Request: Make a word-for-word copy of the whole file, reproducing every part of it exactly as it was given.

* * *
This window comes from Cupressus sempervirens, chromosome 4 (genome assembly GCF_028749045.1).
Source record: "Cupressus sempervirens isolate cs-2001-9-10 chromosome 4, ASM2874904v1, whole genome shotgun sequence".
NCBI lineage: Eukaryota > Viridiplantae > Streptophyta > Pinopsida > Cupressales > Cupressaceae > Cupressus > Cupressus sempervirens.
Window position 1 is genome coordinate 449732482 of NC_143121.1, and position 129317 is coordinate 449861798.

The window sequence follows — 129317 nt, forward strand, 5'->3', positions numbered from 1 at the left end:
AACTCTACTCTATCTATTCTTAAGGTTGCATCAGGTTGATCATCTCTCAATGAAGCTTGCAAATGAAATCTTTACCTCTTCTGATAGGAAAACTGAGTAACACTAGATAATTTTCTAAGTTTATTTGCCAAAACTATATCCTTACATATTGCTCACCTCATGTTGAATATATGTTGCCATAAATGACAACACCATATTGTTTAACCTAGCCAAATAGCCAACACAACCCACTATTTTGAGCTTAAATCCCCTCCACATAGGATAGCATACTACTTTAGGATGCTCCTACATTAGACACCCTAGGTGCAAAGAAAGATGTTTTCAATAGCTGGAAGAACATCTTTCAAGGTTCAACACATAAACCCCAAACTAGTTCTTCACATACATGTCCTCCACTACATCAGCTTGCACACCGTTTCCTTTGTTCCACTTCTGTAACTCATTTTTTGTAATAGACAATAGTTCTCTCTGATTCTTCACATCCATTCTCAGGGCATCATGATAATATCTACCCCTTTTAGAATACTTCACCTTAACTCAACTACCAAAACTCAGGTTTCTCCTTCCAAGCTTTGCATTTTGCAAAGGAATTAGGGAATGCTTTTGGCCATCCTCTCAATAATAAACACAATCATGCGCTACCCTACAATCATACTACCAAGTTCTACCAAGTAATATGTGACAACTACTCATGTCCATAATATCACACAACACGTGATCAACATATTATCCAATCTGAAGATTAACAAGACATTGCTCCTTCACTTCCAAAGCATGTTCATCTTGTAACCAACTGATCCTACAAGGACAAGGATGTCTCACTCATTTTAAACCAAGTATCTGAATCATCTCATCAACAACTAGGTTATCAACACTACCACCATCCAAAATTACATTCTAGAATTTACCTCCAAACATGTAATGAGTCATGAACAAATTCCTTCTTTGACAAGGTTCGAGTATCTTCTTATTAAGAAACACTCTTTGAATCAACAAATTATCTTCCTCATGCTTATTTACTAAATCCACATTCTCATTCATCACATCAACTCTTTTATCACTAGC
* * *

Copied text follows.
This window comes from Cupressus sempervirens, chromosome 4 (genome assembly GCF_028749045.1).
Source record: "Cupressus sempervirens isolate cs-2001-9-10 chromosome 4, ASM2874904v1, whole genome shotgun sequence".
NCBI lineage: Eukaryota > Viridiplantae > Streptophyta > Pinopsida > Cupressales > Cupressaceae > Cupressus > Cupressus sempervirens.
Window position 1 is genome coordinate 449732482 of NC_143121.1, and position 129317 is coordinate 449861798.

The window sequence follows — 129317 nt, forward strand, 5'->3', positions numbered from 1 at the left end:
AACTCTACTCTATCTATTCTTAAGGTTGCATCAGGTTGATCATCTCTCAATGAAGCTTGCAAATGAAATCTTTACCTCTTCTGATAGGAAAACTGAGTAACACTAGATAATTTTCTAAGTTTATTTGCCAAAACTATATCCTTACATATTGCTCACCTCATGTTGAATATATGTTGCCATAAATGACAACACCATATTGTTTAACCTAGCCAAATAGCCAACACAACCCACTATTTTGAGCTTAAATCCCCTCCACATAGGATAGCATACTACTTTAGGATGCTCCTACATTAGACACCCTAGGTGCAAAGAAAGATGTTTTCAATAGCTGGAAGAACATCTTTCAAGGTTCAACACATAAACCCCAAACTAGTTCTTCACATACATGTCCTCCACTACATCAGCTTGCACACCGTTTCCTTTGTTCCACTTCTGTAACTCATTTTTTGTAATAGACAATAGTTCTCTCTGATTCTTCACATCCATTCTCAGGGCATCATGATAATATCTACCCCTTTTAGAATACTTCACCTTAACTCAACTACCAAAACTCAGGTTTCTCCTTCCAAGCTTTGCATTTTGCAAAGGAATTAGGGAATGCTTTTGGCCATCCTCTCAATAATAAACACAATCATGCGCTACCCTACAATCATACTACCAAGTTCTACCAAGTAATATGTGACAACTACTCATGTCCATAATATCACACAACACGTGATCAACATATTATCCAATCTGAAGATTAACAAGACATTGCTCCTTCACTTCCAAAGCATGTTCATCTTGTAACCAACTGATCCTACAAGGACAAGGATGTCTCACTCATTTTAAACCAAGTATCTGAATCATCTCATCAACAACTAGGTTATCAACACTACCACCATCCAAAATTACATTCTAGAATTTACCTCCAAACATGTAATGAGTCATGAACAAATTCCTTCTTTGACAAGGTTCGAGTATCTTCTTATTAAGAAACACTCTTTGAATCAACAAATTATCTTCCTCATGCTTATTTACTAAATCCACATTCTCATTCATCACATCAACTCTTTTATCACTAGC